Wait, Limoncello Is Alcoholic? Father Of Two Young Boys Finds Out The Hard Way
Limoncello alcoholic served to kids

Wait, Limoncello Is Alcoholic? Father Of Two Young Boys Finds Out The Hard Way

A father of 7-year-old and 10-year-old boys made a terrible mistake when he allowed them to order Limoncello at a restaurant.

The father, named Matt Heath, didn’t realize his young sons were being served alcohol at the restaurant, as neither he nor the waiter knew Limoncello contained alcohol.

Heath, a popular radio D.J., found out that Limoncello was alcoholic when it was too late: two of his sons had already sipped on the lemon liqueur.

Heath penned an article for the New Zealand Herald, revealing details of the incident. The author argues that no harm was done to his kids from a few small sips of the 30 percent alcohol Limoncello.

Heath, who joked that he won’t tolerate his 7-year-old and 10-year-old sons “getting on the turps,” watched his two kids drink the alcoholic beverage in front of him. Although the radio D.J. says he’d like his kids to “stay off the beers as long as possible,” he quickly adds that “sometimes you can’t stop it.”

It’s unclear who actually ordered Limoncello off the restaurant menu: the father or the boys, but it could have been Heath, as he claims neither of his sons liked the taste of the alcoholic beverage, suggesting that they had never tried it before.

What was particularly alarming for Heath, however, is that while his youngest son said Limoncello tasted like “medicine,” the 10-year-old recognized it was alcohol.

“Which raised some alarm bells. How does my 10-year-old know what alcohol tastes like?”

While this suggests that Heath’s plans to keep his sons off beers “as long as possible” may have already failed in his sons’ pre-teens, one can argue that it was the waiter’s responsibility to know what he’s serving to restaurant guests, especially children.

While saying that most parents would “murder a restaurateur for serving booze to their super precious little ones,” Heath says he acted “cool” and “very understanding.”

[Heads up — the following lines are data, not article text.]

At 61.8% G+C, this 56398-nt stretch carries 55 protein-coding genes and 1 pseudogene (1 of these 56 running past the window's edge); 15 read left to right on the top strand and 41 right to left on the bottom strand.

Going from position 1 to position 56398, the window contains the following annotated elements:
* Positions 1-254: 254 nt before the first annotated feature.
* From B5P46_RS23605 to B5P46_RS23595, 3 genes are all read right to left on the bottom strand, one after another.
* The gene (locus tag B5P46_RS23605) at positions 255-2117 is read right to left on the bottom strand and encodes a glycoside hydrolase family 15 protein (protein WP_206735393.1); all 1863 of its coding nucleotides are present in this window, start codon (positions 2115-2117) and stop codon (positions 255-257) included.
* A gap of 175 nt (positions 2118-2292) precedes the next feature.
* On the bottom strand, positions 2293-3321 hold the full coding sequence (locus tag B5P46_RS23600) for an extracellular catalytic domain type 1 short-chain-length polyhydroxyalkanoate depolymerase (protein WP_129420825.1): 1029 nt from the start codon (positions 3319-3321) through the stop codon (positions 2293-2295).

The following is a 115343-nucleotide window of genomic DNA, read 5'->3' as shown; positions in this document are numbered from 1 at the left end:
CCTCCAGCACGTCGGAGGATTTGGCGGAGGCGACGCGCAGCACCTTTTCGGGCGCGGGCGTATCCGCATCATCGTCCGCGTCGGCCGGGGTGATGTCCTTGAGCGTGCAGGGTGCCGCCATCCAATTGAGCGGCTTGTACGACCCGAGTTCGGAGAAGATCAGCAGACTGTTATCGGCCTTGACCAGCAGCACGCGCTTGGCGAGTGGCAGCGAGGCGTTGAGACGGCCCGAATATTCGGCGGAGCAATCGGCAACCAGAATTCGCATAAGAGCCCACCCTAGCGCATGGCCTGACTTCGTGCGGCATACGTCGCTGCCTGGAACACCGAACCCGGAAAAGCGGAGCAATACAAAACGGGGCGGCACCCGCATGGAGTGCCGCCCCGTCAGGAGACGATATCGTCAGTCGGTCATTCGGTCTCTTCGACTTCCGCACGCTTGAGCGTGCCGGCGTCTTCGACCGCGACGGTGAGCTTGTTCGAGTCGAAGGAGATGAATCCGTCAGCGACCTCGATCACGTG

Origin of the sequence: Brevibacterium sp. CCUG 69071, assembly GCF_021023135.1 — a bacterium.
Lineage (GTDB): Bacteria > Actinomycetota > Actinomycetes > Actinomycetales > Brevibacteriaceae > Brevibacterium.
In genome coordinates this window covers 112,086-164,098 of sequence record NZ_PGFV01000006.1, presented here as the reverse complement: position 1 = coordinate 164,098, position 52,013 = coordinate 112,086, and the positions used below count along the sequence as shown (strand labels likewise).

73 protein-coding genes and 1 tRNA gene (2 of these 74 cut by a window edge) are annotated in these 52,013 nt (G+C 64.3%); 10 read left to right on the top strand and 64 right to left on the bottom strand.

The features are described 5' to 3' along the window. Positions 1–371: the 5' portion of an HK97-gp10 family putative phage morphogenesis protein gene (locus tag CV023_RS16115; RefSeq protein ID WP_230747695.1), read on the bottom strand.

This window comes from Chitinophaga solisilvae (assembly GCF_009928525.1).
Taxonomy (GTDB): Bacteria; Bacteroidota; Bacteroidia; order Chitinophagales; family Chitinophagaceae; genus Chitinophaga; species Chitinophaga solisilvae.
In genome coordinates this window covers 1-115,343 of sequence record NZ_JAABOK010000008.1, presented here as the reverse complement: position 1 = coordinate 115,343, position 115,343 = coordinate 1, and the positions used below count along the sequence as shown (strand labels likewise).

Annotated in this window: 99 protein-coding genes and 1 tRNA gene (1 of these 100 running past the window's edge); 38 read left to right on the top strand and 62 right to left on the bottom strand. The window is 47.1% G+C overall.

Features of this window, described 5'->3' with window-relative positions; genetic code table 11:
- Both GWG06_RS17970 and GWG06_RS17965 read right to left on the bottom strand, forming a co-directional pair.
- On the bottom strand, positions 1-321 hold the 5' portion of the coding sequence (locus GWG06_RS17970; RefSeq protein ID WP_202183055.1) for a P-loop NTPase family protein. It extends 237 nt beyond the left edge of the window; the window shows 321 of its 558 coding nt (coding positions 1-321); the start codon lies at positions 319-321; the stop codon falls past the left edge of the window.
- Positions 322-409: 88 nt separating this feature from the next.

However, Heath was dealing with another problem: wrestling the cup of alcoholic Limoncello off his youngest son, who – after hearing the beverage contained alcohol – “cracked up laughing and shoved the whole cup in his face,” the father writes.

While Heath argues his youngest son’s motivation to drink as much Limoncello as possible before it was taken away was that it was “his last chance to taste booze for a decade or so,” the father joked he had to do something his own friends “have kindly done to me many times over the years” – wrestle the alcoholic beverage off him.

The next day, Heath writes, one of his sons approached him – the father does not specify whether or not his kid had a hangover or not – and asked why children weren’t allowed to drink alcohol and beverages such as Limoncello while adults could.

This got Heath puzzled for a second, and he came up with a pretty illogical response, saying that “maybe it’s because children act drunk all the time.”

“‘Running around doing stupid things with no thought of the consequences,’ I tried. But that wasn’t logical and he knew it.'”

The father then offered another explanation, telling his son that children weren’t allowed to drink alcohol because young brains are still growing and drinking might damage them.

This isn’t the first time a pre-teen has been exposed to alcohol. This past March, a 5-year-old accidentally packed her school lunchbox with vodka, according to the Daily Mail.

The five-year-old’s mom got a call from her daughter’s school and was told that her child brought vodka to the school. The Queensland mom explained that she had instructed her daughter to grab a juice pouch from the refrigerator, and the five-year-old thought a colorful pouch of Raspberry-flavored vodka was the juice.

[Featured Image by Voyagerix/Shutterstock]

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